Back in British colonial days, India had a cobra problem.  The snakes were everywhere and had become a danger to humans and their domestic animals.  Thus, the governor of India placed a bounty on cobras in an attempt to eradicate the dangerous pests.  However, the bounty placed on the cobras was higher than the cost to breed the snakes, so many enterprising Indians established cobra farms, bred the animals and cashed in by selling the carcasses to the government.  When the government got wise to what was happening they removed the bounty.  Since there was no longer any reason to raise cobras, the farms were shut down and the cobras released back into the wild thereby actually increasing the snake population.


Unintended consequences can be dangerous, in a literal sense as with poisonous snakes or to an economy as we are experiencing now in Regina.  Not surprisingly, as in the example above and the two cited below, governments are to blame.


Currently in Regina we are experiencing a serious slowdown in our real estate market.  Properties are taking longer to sell and at reduced prices.  We have an oversupply of some types of housing and our vacancy rate is unacceptably high.  Of course there are many reasons for our current condition, but the two I want to touch on are government policies which had the unintended consequences of harming our local market.


The first is the Federal government’s mortgage stress test.  This initiative, which makes it more difficult for people to qualify for mortgages, was designed to do 2 things.  One was to slow down the overheated markets of Vancouver and Toronto and secondly to protect Canadians from over borrowing and thereby getting into trouble.  To solve the first problem this stress test should have only been applied in the two markets where a slowdown was desired.  Unfortunately, by applying the program nationally the unintended consequence was to slow down markets all across the country that were already suffering. This has resulted in many homeowners losing equity in their properties, some to the point of foreclosure.  So a program designed to protect Canadians from overborrowing has actually forced many of them into financial difficulty unnecessarily.  Instead of preventing financial problems caused by over borrowing, the government created financial problems for those who had already borrowed.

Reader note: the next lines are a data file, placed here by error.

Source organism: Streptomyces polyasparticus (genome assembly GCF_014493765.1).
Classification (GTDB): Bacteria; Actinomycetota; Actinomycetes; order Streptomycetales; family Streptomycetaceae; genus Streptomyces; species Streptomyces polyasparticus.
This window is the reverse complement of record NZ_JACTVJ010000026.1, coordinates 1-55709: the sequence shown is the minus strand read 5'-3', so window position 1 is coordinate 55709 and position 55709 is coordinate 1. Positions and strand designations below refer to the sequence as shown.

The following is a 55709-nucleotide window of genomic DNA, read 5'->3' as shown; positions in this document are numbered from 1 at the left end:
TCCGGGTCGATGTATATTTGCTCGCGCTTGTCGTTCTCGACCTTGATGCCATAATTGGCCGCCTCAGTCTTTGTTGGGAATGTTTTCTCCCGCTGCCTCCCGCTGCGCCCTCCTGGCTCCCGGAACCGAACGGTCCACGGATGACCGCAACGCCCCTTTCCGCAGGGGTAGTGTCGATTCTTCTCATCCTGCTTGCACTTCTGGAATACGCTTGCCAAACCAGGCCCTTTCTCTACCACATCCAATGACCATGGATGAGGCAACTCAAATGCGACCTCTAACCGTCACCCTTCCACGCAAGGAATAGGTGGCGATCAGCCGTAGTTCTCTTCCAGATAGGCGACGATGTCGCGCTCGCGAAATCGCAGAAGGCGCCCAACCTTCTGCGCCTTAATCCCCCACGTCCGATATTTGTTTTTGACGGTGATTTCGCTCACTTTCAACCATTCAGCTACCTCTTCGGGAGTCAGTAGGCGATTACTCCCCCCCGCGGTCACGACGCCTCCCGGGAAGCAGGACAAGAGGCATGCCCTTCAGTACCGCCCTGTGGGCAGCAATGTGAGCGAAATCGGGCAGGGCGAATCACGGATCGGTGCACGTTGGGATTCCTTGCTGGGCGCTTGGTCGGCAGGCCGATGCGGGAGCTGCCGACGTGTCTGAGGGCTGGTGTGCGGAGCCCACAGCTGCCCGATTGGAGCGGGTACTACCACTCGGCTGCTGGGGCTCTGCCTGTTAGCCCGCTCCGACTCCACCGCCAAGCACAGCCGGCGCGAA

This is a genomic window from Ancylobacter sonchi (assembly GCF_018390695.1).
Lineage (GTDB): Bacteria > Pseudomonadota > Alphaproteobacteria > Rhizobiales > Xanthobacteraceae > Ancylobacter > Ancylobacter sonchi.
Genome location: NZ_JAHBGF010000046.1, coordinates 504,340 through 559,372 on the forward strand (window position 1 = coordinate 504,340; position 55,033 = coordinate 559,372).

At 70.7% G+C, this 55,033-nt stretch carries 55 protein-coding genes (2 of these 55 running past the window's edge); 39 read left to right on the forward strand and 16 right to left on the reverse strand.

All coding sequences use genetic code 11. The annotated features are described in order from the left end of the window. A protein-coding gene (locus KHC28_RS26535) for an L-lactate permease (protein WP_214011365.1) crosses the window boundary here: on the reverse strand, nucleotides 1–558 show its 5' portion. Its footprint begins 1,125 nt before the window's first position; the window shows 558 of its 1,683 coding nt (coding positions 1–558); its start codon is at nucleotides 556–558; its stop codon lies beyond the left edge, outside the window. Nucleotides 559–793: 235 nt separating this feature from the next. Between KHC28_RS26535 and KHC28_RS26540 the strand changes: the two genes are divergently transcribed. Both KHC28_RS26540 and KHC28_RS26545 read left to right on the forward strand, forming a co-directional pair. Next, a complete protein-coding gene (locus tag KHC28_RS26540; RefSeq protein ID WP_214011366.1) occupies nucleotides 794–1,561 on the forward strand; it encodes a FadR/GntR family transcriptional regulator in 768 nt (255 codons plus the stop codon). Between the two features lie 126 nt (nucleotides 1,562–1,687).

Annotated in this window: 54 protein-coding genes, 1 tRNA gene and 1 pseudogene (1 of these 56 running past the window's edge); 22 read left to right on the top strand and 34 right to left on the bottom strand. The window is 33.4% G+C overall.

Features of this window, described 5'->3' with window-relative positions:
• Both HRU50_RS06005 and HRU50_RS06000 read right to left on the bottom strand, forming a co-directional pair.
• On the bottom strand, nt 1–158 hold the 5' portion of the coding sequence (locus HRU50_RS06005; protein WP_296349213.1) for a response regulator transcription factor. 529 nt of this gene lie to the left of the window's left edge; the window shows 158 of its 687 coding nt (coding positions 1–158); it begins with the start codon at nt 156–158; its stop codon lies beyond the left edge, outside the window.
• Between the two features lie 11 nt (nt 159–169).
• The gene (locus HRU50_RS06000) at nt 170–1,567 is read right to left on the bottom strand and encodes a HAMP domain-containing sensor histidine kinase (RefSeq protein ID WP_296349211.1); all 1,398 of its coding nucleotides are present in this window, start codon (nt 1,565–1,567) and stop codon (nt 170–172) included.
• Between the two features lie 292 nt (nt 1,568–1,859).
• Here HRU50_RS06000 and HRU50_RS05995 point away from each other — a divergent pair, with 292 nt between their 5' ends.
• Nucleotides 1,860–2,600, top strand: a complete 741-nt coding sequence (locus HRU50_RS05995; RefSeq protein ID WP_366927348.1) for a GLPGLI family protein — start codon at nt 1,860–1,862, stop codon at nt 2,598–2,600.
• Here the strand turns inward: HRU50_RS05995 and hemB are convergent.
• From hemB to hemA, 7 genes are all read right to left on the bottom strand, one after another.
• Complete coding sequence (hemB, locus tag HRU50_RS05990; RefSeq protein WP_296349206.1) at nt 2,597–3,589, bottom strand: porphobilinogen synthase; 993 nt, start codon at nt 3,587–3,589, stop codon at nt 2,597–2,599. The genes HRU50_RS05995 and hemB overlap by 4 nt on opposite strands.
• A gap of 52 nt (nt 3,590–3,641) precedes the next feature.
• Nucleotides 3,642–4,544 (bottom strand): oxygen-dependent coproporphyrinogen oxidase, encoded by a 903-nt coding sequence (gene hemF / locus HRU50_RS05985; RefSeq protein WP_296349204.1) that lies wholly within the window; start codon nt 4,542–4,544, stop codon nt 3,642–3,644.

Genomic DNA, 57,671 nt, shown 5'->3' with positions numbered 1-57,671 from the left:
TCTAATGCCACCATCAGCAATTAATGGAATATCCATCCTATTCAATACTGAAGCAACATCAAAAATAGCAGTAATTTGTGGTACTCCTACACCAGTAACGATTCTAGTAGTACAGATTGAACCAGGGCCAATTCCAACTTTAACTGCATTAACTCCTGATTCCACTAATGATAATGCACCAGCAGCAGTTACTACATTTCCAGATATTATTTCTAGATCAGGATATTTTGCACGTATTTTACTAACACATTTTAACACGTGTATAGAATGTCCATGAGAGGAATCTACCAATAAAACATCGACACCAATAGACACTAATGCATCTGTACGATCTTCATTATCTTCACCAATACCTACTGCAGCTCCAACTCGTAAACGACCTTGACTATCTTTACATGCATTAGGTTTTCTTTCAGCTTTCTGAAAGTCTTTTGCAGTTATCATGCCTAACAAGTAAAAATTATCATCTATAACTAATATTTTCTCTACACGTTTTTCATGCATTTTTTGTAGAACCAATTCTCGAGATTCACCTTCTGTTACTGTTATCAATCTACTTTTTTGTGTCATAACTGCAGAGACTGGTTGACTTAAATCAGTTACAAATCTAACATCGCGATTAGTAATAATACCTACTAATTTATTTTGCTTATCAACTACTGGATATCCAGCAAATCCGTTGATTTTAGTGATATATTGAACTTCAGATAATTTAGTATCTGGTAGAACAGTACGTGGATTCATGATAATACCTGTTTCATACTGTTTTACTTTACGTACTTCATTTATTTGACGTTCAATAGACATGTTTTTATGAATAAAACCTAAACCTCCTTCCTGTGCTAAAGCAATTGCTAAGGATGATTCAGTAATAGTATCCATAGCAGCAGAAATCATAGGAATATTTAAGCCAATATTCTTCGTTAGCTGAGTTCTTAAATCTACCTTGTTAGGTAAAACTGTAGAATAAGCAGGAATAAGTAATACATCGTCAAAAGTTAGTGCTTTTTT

The second example of harmful government interference in the real estate market is local.  Several years ago when we were in the middle of our economic boom in Regina the vacancy rate was so tight as to be approaching zero.  Conventional wisdom would have suggested that with a low vacancy rate and increasing rents, there would be an incentive for investors to enter the rental market.  In short, without interference the market would have corrected the problem, which in fact is what was happening.  However, the geniuses who are running our city decided that they must meddle with this natural solution and provide incentives for the construction of rental accommodations.  The result?  Hundreds of thousands of taxpayer dollars going to large developers incentivized to build apartments.  The unintended consequence?  The substantial overbuilding of this type of property to the detriment of every property owner in the city.  We now have hundreds of units sitting empty (including the taxpayer subsidized ones), a double digit vacancy rate and the residential rental market in Regina has been totally destroyed.


Not that I am a totally laissez-faire capitalist but usually I believe that markets are best left to themselves and government involvement more often than not leads to the creation of more serious problems than the ones they were trying to correct.  Governments should be improving our lives not making them worse.